I was in a place I shouldn’t have been. When I entered the gate, I thought I had been on this part of the mountain years earlier. But as I descended, nothing about it seemed familiar.


It was steep beyond my comfort. There were bumps and trees, and the surface was getting icy. Signs on the trees warned this was a cliff area.

At my age, this was no place to be skiing alone.

I heard scraping skis below me and saw someone near a rope line skiing to the left. 

Then I was alone. My skis were long past their useful life. My goggles kept fogging. I had a phone, but not a whistle. It was at home in a pack. No use to me now.

Before passing through the gate, someone had warned me not to go. I said not to worry, I knew what I was getting in to.

That was a mistake. Steep, Icy surface. Tight trees. 

I wasn’t scared, but I had lost confidence. Side-slipping and kick turns were all I could muster. Even when I found a stretch of softer snow, I couldn’t bring myself to make a few turns. 

It was beautiful in there. Cliffs above and below; twisted trunks rising to blue sky. Quiet.

How would someone find me? Maybe they’ll start looking when my car is the only one left in the lot?

Eventually, I saw a trail.

I must have been in there 30 or 40 minutes. It’s unlikely I’ll try it again, but if I do, it will be on better skis, I’ll have a whistle, and I won’t be in there alone.

Vail Announces Northeast Passes and Rewards Program

Vail just announced two regional passes for the Northeast (US). The Northeast Value Pass (adults, $599; college students, $419) provides unlimited, restricted access to Okemo, Mount Snow and Hunter, 10 restricted days at Stowe, plus unlimited, unrestricted access to Wildcat, Attitash, Mount Sunapee, Crotched, Liberty, Whitetail, Roundtop and more. The Northeast Midweek Pass ($449) has similar access, but restricted to Monday through Friday, and five restricted midweek days at Stowe.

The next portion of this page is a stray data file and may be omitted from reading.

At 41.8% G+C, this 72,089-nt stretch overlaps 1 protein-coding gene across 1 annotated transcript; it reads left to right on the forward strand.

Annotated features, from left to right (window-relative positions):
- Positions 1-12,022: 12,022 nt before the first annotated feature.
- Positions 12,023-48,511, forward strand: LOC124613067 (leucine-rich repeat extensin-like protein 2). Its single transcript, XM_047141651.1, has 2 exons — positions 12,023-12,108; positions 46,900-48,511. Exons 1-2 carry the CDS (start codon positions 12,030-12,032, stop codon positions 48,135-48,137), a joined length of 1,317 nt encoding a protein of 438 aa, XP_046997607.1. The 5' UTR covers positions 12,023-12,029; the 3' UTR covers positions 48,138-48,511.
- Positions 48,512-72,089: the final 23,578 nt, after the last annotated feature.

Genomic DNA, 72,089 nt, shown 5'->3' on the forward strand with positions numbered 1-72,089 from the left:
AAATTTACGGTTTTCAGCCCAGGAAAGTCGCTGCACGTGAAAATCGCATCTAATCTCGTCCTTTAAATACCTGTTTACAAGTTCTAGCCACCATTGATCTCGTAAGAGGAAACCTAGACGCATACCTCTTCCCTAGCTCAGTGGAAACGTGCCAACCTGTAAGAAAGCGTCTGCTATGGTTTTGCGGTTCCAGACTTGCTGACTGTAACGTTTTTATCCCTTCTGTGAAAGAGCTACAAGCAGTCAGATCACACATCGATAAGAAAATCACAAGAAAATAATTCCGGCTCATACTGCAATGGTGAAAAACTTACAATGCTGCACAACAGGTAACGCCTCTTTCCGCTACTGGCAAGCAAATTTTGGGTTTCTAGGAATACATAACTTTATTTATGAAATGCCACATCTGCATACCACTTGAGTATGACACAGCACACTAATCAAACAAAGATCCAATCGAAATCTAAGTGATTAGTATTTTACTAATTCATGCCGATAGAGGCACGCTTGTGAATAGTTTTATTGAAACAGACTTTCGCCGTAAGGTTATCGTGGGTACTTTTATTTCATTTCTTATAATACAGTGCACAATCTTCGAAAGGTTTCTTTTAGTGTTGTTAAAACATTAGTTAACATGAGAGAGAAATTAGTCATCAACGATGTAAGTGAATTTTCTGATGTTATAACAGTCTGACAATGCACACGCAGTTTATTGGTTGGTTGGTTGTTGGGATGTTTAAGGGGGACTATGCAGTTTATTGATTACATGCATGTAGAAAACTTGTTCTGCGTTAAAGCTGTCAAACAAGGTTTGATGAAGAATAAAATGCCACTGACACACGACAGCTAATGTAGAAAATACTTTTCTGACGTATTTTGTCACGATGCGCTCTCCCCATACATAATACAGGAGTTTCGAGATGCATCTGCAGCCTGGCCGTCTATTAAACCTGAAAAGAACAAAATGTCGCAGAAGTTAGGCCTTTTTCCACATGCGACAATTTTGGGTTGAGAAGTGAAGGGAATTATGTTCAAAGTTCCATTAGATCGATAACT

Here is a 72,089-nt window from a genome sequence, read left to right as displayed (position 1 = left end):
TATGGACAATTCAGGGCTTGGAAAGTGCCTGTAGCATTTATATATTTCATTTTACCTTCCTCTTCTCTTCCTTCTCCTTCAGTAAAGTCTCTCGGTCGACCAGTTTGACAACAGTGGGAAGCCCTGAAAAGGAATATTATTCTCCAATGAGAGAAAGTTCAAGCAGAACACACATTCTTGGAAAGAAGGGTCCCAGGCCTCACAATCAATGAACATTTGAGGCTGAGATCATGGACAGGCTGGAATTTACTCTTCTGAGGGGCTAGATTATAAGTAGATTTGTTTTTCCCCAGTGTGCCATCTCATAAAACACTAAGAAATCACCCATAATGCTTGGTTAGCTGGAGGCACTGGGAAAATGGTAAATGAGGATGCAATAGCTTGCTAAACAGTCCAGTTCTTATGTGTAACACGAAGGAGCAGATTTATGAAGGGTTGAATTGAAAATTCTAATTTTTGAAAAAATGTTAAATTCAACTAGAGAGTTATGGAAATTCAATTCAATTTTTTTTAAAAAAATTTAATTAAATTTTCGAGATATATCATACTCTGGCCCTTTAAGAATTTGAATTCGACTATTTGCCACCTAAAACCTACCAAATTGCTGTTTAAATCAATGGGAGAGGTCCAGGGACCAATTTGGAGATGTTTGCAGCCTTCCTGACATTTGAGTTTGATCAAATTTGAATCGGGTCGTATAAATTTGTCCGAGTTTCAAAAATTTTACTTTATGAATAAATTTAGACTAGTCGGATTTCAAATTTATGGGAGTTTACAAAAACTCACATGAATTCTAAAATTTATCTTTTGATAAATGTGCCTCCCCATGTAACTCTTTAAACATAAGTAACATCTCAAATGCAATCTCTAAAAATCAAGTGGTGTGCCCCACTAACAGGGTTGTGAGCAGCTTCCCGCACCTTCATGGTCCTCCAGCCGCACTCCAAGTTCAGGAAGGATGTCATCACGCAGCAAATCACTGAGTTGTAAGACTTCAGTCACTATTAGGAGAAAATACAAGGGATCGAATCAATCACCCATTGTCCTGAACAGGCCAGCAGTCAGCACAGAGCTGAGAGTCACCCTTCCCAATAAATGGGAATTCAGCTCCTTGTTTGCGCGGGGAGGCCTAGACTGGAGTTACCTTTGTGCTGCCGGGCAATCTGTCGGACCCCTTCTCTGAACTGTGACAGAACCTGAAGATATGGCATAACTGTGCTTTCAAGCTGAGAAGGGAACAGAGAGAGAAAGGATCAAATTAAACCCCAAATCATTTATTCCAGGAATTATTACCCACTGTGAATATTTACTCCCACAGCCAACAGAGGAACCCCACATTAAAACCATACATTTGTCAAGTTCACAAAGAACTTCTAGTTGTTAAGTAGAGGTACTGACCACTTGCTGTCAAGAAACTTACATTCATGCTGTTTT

Vail also announced ‘Epic Mountain Rewards,’ which gives pass holders a discount of 20 percent off food and beverage, lodging, group ski and ride school lessons, equipment rentals and more at the Company’s North American owned and operated resorts.

For details, click here

2020-21 IKON Pass Discount

Renew your Ikon Pass and Ikon Base Pass before Wednesday, April 22, and (depending on the pass) get up to $100 on next season’s IKON Pass.

When Skiing Utah, Visit The Lift House

My first visit to a ski shop was when I was 10. It was a narrow and deep store in Albany, NY, and what I remember most is the rich smell of leather boots. Over the years I’ve been in many ski shops: some okay, some quite good, and some terrific. Spending much of the winter in Utah, I’ve been reminded that The Lift House, the venerable store near the mouth of Big Cottonwood Canyon, is an absolutely terrific place. Its location is ideal for people skiing Alta, Snowbird, Solitude or Brighton. It is consistently well-stocked with the top equipment and clothing brands. And the personnel are knowledgeable, helpful, and friendly. Years ago, when we visited with kids in tow, The Lift House is where we rented. Over the years, it’s one of the places I’ve relied on for quality tunes. It’s the kind of place with a deep inventory of useful accessories And when they have a sale, they really mean it. Many people stop on the way to the mountain to purchase discount lift tickets. For example, a weekday at Snowbird costs $130. At The Lift House, it’s $97. An Alta day pass is $125. At The Lift House it’s $105, a better deal than the $119 if purchased directly from Alta online. There are other excellent shops in the area, most with similar brands, some specializing in only the most expensive ski and casual clothing. When headed in the direction of Big and Little Cottonwood Canyons, The Lift House is highly recommended.